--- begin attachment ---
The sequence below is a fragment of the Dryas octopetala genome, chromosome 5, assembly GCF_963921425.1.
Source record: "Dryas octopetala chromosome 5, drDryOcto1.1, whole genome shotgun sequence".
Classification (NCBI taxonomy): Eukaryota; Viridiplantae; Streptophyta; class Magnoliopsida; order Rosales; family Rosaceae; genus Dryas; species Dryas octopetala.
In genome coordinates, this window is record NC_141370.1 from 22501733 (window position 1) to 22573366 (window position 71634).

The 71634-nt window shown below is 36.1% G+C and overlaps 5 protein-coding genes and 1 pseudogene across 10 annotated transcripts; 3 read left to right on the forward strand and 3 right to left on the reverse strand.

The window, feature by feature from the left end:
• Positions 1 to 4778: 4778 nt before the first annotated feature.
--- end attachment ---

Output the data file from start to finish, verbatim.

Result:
The sequence below is a fragment of the Dryas octopetala genome, chromosome 5, assembly GCF_963921425.1.
Source record: "Dryas octopetala chromosome 5, drDryOcto1.1, whole genome shotgun sequence".
Classification (NCBI taxonomy): Eukaryota; Viridiplantae; Streptophyta; class Magnoliopsida; order Rosales; family Rosaceae; genus Dryas; species Dryas octopetala.
In genome coordinates, this window is record NC_141370.1 from 22501733 (window position 1) to 22573366 (window position 71634).

The 71634-nt window shown below is 36.1% G+C and overlaps 5 protein-coding genes and 1 pseudogene across 10 annotated transcripts; 3 read left to right on the forward strand and 3 right to left on the reverse strand.

The window, feature by feature from the left end:
• Positions 1 to 4778: 4778 nt before the first annotated feature.